Truck drivers are expected to take note of their driving conditions and adjust their speed accordingly. However, many truck drivers believe they can go faster than other traffic, especially in adverse weather conditions. They may think that a heavier vehicle will provide enough traction to allow them to continue to travel at high speeds. This can be a mistake and it can be difficult or impossible to slow down or stop a truck on slippery roads if a driver is going too fast.The Dangers of Speeding TrucksSpeed limits are not arbitrary - instead, officials and engineers carefully examine road conditions including curves, intersections, on and off-ramps, and more to determine a safe speed threshold. Often, a highway will have different speed limits for cars and for large commercial vehicles. These speed restrictions are in place because it is dangerous for trucks to travel at higher speeds on a particular roadway.With speeding trucks come the increased risk of a truck accident and serious injuries to other motorists. Speeding truck drivers can often be involved in the following types of crashes:
Rear-end accidents due to being unable to stop the truck for slower traffic or obstacles. This can also lead to an override crash, in which the truck drives onto the back of a smaller car.
Jackknife accidents occur when the trailer of the truck is thrown off balance and swings out perpendicular to the tractor—and to the roadway. Jackknifed trailers can collide with any vehicles in adjacent lanes and can also result in a runaway truck if the driver cannot regain control.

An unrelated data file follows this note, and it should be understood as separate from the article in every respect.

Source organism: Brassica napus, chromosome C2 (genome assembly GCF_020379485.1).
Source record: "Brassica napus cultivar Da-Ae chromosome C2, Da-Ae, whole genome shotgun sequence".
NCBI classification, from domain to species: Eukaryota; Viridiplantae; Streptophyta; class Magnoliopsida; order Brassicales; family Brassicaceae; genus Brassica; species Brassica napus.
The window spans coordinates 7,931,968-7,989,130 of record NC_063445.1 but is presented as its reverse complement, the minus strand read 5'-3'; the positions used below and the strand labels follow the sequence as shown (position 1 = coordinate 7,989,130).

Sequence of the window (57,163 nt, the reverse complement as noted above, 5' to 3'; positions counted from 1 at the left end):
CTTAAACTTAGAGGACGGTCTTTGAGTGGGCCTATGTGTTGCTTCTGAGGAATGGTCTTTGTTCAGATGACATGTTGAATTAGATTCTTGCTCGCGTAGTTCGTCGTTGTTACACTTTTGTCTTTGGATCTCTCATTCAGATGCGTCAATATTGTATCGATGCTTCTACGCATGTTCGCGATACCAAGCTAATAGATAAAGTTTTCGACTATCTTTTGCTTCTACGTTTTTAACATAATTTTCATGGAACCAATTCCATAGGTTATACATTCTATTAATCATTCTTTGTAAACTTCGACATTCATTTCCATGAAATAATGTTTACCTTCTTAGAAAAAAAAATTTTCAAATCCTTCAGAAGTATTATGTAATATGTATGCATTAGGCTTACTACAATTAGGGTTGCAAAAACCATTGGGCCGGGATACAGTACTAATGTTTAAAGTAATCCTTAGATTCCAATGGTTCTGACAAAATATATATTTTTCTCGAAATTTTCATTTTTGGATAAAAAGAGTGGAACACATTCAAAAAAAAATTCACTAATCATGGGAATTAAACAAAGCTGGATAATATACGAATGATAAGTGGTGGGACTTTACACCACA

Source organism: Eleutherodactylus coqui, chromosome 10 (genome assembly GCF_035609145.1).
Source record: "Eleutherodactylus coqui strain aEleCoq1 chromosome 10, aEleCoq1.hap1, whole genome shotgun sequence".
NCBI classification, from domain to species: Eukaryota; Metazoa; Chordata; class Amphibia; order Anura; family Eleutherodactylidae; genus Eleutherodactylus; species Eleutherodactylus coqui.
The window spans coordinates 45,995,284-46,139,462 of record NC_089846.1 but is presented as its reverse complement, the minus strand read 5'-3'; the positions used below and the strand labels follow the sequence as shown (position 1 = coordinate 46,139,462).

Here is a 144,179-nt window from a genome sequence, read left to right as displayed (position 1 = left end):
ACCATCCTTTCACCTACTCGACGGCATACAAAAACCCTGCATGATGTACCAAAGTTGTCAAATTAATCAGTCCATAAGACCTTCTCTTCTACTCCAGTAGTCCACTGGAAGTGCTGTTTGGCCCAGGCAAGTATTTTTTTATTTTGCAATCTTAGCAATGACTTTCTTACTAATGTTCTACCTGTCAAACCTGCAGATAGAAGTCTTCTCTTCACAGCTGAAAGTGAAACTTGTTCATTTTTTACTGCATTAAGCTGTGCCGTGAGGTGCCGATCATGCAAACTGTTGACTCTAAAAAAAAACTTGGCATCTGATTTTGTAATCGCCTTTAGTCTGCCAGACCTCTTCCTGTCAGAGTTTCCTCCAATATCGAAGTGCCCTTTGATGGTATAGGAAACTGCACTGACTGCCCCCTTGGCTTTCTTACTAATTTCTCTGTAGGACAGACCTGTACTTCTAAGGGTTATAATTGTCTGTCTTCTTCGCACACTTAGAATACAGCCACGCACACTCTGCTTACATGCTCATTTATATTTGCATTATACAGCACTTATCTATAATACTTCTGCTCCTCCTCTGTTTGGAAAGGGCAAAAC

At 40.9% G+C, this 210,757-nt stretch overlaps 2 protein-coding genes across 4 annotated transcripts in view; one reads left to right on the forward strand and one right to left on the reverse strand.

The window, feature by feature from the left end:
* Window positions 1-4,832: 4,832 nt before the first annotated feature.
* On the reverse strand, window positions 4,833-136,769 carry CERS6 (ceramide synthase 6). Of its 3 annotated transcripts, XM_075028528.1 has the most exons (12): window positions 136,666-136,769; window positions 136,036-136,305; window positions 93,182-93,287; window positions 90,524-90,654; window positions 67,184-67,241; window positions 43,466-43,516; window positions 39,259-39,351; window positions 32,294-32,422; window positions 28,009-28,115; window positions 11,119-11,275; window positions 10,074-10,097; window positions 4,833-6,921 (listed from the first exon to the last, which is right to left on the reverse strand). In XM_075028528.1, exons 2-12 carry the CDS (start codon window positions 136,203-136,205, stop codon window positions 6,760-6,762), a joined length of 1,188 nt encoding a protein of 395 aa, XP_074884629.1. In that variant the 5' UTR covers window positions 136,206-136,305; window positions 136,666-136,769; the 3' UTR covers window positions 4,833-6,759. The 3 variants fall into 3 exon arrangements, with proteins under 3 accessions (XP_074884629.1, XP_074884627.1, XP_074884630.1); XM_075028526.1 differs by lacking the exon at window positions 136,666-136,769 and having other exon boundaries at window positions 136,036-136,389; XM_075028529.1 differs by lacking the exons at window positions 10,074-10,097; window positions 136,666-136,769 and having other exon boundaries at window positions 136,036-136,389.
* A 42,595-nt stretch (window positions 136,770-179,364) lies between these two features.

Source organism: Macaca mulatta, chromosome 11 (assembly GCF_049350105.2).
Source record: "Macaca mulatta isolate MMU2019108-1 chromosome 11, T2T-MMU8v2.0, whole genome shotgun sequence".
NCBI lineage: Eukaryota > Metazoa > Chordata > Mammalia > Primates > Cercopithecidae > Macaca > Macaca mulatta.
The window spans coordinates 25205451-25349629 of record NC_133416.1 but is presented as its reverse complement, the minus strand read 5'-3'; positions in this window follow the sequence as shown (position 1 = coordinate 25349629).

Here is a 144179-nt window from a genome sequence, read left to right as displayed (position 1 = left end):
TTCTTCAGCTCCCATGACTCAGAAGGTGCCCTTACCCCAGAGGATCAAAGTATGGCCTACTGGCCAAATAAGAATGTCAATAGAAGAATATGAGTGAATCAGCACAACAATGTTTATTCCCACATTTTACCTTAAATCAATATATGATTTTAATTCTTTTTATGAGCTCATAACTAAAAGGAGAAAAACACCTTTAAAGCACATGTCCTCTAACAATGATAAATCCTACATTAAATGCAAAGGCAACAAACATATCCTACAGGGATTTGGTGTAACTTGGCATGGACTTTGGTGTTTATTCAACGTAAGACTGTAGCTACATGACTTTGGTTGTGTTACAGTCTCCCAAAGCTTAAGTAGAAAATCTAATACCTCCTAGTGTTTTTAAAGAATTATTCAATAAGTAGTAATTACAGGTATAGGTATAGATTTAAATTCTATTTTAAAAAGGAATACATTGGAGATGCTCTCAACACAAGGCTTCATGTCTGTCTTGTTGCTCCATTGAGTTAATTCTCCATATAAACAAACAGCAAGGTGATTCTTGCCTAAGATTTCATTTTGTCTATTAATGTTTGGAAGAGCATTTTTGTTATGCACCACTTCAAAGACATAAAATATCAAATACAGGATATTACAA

Rollover truck accidents commonly result from speeding. If a truck is traveling too fast around a curve or changes lanes at too high of a speed, the entire truck and trailer can turn over onto its side and cause serious damage.Some federal authorities attempted to require that all commercial trucks have speed limiters installed that would prevent a truck driver from exceeding a certain miles-per-hour rate. However, this rule was only proposed by the FMCSA and progress to enact it stalled under the new administration. As a result, many truck drivers continue to speed and put others on the road at risk of serious crashes and injuries.Determining Liability Following a Truck CrashIf you were injured in a truck accident, it is essential to determine who can be held liable for your medical bills, lost income, and other losses. It is one thing to suspect that a truck driver was speeding and quite another to prove they were speeding in order to hold them financially liable for your losses.If law enforcement is called to the scene of the truck accident—which is common—an officer may issue a truck driver a citation for speeding. If the driver is convicted of the violation, you can use that as evidence of the driver’s negligence in a later legal claim. If no speeding citation is issued, however, you can use witness reports, data from the truck’s “black box,” and other evidence to prove the driver was going dangerously fast.In many situations, the trucking company that employed the speeding driver can also be held liable for the negligent actions of the driver. This can be beneficial because companies often have more assets and higher insurance limits, so you have a better chance to fully recover for extensive losses. A truck accident attorney can review your situation and help determine all potentially liable parties to maximize your recovery.Discuss Your Injuries with a Chicago Truck Accident Lawyer TodayThe truck accident attorneys at Abels & Annes have represented many injured accident victims in the Chicagoland area. We have the resources to handle even the most complex truck accident insurance claims and lawsuits and know how to protect the rights of our clients. Please contact us at 312-924-7575 or online to schedule your free case evaluation today.